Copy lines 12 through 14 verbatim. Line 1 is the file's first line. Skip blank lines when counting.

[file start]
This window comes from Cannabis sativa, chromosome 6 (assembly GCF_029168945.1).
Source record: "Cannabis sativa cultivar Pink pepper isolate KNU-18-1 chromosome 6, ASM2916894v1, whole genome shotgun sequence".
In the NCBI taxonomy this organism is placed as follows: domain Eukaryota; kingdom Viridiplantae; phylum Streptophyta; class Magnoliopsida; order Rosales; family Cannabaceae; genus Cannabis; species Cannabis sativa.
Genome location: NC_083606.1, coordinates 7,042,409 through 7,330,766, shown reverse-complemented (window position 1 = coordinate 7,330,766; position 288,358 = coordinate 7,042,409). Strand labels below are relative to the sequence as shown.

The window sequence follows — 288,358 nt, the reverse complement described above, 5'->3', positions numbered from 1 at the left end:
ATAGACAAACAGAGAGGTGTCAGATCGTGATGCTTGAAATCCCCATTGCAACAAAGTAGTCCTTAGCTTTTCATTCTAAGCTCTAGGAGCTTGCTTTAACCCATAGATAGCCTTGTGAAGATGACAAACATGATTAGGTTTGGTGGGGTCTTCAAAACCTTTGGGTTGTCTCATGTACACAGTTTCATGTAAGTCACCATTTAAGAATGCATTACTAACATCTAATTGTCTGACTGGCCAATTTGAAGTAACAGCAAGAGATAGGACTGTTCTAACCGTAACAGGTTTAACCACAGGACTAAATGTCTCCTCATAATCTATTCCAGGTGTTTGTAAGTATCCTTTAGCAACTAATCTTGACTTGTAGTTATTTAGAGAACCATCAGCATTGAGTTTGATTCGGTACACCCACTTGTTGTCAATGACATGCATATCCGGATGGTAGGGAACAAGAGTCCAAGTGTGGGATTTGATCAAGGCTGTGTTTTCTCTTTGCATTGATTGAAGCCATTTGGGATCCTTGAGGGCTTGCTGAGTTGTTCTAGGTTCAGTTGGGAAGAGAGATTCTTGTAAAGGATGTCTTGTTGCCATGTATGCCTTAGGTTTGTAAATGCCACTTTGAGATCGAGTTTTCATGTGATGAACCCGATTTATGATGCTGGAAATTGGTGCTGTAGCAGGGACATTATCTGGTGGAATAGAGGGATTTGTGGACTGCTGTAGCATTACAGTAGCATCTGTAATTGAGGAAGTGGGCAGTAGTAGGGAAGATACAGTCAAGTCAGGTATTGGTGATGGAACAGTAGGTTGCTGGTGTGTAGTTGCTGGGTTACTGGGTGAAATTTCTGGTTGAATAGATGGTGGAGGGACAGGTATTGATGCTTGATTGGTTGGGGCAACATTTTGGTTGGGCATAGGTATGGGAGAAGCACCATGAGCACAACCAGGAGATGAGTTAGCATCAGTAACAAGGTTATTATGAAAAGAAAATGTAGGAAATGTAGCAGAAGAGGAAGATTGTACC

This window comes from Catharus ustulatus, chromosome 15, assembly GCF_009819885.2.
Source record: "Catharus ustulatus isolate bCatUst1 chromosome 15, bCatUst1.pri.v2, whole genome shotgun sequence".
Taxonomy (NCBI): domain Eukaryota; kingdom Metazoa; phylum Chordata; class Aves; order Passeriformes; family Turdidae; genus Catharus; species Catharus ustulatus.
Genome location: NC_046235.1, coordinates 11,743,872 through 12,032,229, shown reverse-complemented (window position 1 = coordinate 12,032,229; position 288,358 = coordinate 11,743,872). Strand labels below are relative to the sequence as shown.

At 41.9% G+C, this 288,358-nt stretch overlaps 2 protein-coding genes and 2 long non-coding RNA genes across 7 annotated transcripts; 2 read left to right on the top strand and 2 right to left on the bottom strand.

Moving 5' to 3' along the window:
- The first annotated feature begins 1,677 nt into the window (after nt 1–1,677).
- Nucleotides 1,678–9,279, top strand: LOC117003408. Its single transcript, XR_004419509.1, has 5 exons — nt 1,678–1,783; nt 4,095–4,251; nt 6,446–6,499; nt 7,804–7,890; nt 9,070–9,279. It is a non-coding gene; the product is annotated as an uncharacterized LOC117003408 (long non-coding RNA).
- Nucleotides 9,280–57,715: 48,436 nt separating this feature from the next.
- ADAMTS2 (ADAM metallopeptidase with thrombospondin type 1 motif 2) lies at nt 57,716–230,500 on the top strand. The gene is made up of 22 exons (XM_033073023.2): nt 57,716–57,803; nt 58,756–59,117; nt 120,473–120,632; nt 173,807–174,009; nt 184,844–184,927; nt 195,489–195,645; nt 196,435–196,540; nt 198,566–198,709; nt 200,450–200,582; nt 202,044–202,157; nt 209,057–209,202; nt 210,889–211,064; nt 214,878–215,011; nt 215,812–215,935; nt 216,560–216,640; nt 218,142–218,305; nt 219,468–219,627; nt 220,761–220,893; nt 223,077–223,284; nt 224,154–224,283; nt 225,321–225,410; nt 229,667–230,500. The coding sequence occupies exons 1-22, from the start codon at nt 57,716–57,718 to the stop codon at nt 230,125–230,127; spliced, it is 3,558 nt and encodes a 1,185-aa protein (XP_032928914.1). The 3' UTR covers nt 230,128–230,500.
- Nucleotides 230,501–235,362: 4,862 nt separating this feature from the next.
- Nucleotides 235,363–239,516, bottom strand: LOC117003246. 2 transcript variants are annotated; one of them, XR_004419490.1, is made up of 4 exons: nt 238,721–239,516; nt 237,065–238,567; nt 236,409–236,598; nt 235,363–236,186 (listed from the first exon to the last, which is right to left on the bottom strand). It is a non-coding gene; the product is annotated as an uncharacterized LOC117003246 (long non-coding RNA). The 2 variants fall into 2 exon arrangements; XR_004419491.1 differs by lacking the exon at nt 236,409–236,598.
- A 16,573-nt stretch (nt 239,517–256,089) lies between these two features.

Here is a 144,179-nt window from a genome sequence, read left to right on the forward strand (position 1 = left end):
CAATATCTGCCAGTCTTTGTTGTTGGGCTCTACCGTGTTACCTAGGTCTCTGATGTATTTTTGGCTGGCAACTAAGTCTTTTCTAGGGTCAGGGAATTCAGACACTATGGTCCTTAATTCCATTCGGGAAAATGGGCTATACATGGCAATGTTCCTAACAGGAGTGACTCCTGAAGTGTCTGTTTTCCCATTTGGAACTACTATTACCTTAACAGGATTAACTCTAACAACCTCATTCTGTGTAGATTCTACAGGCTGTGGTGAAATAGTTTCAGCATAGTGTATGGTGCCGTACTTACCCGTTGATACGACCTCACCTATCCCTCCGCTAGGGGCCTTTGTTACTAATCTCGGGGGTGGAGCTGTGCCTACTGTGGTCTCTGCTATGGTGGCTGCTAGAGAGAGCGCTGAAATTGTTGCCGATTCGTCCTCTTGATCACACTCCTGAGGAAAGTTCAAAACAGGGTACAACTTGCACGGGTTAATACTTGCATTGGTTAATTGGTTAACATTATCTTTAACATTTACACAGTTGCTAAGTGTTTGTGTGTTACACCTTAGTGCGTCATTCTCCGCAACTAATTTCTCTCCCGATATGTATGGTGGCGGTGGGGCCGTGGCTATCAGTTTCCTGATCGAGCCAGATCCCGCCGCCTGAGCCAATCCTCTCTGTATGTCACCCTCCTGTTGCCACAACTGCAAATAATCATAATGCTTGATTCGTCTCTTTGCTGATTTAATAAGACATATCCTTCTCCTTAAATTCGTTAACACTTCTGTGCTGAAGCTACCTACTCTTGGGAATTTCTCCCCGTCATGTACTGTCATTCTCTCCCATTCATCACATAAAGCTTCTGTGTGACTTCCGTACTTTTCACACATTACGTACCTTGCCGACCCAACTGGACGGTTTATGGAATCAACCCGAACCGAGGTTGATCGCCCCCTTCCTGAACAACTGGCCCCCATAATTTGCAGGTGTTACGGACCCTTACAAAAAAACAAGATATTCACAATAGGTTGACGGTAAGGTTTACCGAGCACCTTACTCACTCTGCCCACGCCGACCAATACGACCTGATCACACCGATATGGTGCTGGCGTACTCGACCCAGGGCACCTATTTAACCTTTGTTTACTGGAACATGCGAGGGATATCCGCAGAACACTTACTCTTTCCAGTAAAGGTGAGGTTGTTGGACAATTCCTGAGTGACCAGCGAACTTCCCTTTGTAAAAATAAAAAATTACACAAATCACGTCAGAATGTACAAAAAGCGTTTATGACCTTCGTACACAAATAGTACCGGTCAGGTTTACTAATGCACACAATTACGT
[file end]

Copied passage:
Moving 5' to 3' along the window:
- The first annotated feature begins 1,677 nt into the window (after nt 1–1,677).
- Nucleotides 1,678–9,279, top strand: LOC117003408. Its single transcript, XR_004419509.1, has 5 exons — nt 1,678–1,783; nt 4,095–4,251; nt 6,446–6,499; nt 7,804–7,890; nt 9,070–9,279. It is a non-coding gene; the product is annotated as an uncharacterized LOC117003408 (long non-coding RNA).